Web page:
SOPH1283

In the privacy scandals, Twitter has been heralded as a standout bastion of user security. Where companies like Facebook have been roundly criticized for confusing and ever changing privacy settings, Twitter has tread carefully around sharing data with advertisers. Unlike Google and Facebook, the company respects users’ browser “Do Not Track” setting. Twitter was also noticeably absent from the leaked PRISM list of big tech companies cooperating with the NSA. But as the NSA scandal continues to unfold and Twitter faces pressure as a public company to grow its ad revenue, user privacy issues become difficult to navigate.

“Do you feel increasingly handcuffed and in a tough position over that?” Sarah Lacy asked Dick Costolo at the PandoMonthly.

“We’ve invested significant time and resources and money into trying to make sure our users can defend themselves and defend requests for their information,” Costolo says. But he admitted, “It gets more and more challenging as you operate globally.”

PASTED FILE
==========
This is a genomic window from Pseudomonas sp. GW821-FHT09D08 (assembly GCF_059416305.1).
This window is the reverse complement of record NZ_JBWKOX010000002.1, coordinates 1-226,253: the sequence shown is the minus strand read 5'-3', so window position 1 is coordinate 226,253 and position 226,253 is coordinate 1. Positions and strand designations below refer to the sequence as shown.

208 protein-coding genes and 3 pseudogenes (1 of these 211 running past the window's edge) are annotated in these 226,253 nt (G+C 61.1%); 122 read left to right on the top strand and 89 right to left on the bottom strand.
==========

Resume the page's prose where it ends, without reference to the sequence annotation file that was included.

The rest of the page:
That’s the biggest challenge facing Twitter when it comes to user privacy. Speech laws across the globe are wildly different and conflicting. “Sometimes the speech laws in country x are completely at loggerheads with the speech laws in country y. And meanwhile there’s a Twitter conversation going on between people in country x and country y,” Costolo explained, furrowing his eyebrows together.

Despite the inherent difficulties of navigating these issues, Twitter’s team still internally refers to itself as the free speech wing. On the roadshow, an investor called Costolo on that, asking how he plans to balance that philosophy with the inherent pressures of being a public company. But Costolo isn’t concerned. He said the needs or goals of the business are rarely in contention with users’ rights. Instead, it’s almost always two different sets of user rights in conflict with each other.

“This set of users saying you should get suspended if you say XYZ on Twitter, and this set of users saying you shouldn’t get suspended just for saying XYZ on Twitter,” Costolo says. That’s where the company has to increasingly strike a balance with different media and speech laws across the world.

“I think we’ve done a great job of pushing back when we get requests we don’t think are appropriate legal requests.”